As recently as May 25, 2023, the IRS has been issuing warnings to taxpayers to beware of the Employee Retention Credit (ERC). The latest press release includes the clarification that “The Employee Retention Credit (ERC), also sometimes called the Employee Retention Tax Credit or ERTC, is a legitimate tax credit. Many businesses legitimately apply for the pandemic-era credit,” but goes on to lay out the various ways in which “aggressive promoters are wildly misrepresenting and exaggerating who can qualify for the credits.” The IRS has increasingly labeled some ERC claims as fraud. Again, in the May 25 press release: “This is an ongoing priority area in many ways, and the IRS continues to increase compliance work involving ERC. The IRS has trained auditors examining ERC claims posing the greatest risk, and the IRS Criminal Investigation division is working to identify fraud and promoters of fraudulent claims.”
Examples of the IRS’s evolving warnings about ERC fraud:
October 19, 2022: “The Internal Revenue Service today warned employers to be wary of third parties who are advising them to claim the Employee Retention Credit (ERC) when they may not qualify. Some third parties are taking improper positions related to taxpayer eligibility for and computation of the credit.”
March 7, 2023: “The IRS and tax professionals continue to see third parties aggressively promoting these ERC schemes on radio and online…. Businesses should be cautious of advertised schemes and direct solicitations promising tax savings that are too good to be true.”
March 20, 2023: “The IRS is stepping up enforcement action involving these ERC claims, and people considering filing for these claims – only valid during the pandemic for a limited group of businesses – should be aware they are ultimately responsible for the accuracy of the information on their tax return. The IRS Small Business/Self-Employed division has trained auditors examining these types of claims, and the IRS Criminal Investigation Division is on the lookout for promoters of fraudulent claims for credits.”
April 26, 2023: “Taxpayers should be aware of aggressive pitches from scammers who promote large refunds related to the Employee Retention Credit. With ads all over the internet, social media and radio, fraudulent promoters try to con ineligible people to claim the credit. These promotions have false information about who’s eligible and how the IRS calculates the credit.”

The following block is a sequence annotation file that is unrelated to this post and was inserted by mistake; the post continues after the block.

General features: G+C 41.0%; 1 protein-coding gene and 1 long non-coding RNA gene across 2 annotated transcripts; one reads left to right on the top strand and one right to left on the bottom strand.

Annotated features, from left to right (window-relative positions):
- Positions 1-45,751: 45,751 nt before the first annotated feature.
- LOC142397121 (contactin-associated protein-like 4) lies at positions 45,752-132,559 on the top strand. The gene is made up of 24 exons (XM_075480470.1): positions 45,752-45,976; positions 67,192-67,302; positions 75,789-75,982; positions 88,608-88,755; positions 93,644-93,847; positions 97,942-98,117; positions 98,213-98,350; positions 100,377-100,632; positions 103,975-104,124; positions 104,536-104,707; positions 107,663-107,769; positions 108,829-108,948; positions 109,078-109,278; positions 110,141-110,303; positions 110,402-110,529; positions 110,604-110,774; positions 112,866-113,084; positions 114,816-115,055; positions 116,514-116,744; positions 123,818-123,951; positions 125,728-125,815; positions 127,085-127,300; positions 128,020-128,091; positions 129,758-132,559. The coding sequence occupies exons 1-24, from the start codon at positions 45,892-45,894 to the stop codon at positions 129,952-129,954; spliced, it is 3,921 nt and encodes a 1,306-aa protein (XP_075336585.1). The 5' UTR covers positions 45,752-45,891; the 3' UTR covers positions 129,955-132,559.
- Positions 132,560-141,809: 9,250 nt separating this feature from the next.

IRS Commissioner Daniel Werfel, in Congressional testimony on April 27, 2023: “The employee retention credit has two particular challenges. Probably more, but I will highlight two of them. One is that it turns out to be an extremely difficult credit to process because it impacts multiple tax years, so the individual at the IRS that has to process it has to make sure they get the information right in each of the right tax years. That takes time, it takes expertise. And in order for the credit to register, we have to get it right. The second is it’s a problem with the number of fraudulent credits we’re getting in. So, we’re having to set aside credits that just don’t seem to add up, and it’s clogging the system a bit.”
The IRS has been expressing concern over the Employee Retention Tax Credit and has even gone so far as to claim that significant fraud is occurring among those filing for the credit. A recent Bloomberg Tax article calls ERC a “Fraud-Laden Pandemic Credit,” and reports, “The IRS confirmed to Bloomberg Tax a recent report stating that the agency has opened 122 investigations totaling $1.2 billion in credit claims as of April 30.”
However, in a recent Wall Street Journal article with the subtitle, “The IRS is struggling to process hundreds of thousands of claims for the employee-retention tax credit amid worries about fraud,” Douglas O’Donnell, the IRS deputy commissioner for services and enforcement, is quoted as saying, “Most employee-retention credit claims are legitimate.” He also said about some refund requests, “It’s along the spectrum of very aggressive to fraudulent.”
What is the ERC Fraud Spectrum?
On one extreme is actual fraud in which an individual fabricates a false entity, employees, payroll, and tax returns to steal funds from the Treasury. There have been numerous prosecutions of schemes like this related to PPP loans, but very few, so far, related to ERC. Most of what the IRS warns against, however, falls short of this level of brazen theft. The IRS repeatedly warns against “aggressive pitches” by promoters of the credit. Such promoters are advertising their services to real employers with real employees. Apparently, some are interpreting the statute and IRS guidance in an overly aggressive manner. Aggressive interpretations may not necessarily be intentionally false, which would cross the line into fraud. Even within an aggressive and erroneous claim, there may be limited parts of that claim that are legitimate.
The ERC is an unprecedented program. The parameters and rules of the program were changed midstream by Congress multiple times. IRS produced dozens of “frequently asked questions,” some of which were challenged by Congress and modified. The statutory rules and subsequent guidance are widely acknowledged to be complex and, in some areas, subjective. It’s inevitable that there will be instances where taxpayers and the IRS reach different conclusions about specific facts and circumstances. But good faith attempts to reach accurate conclusions about which the IRS disagrees is not fraud.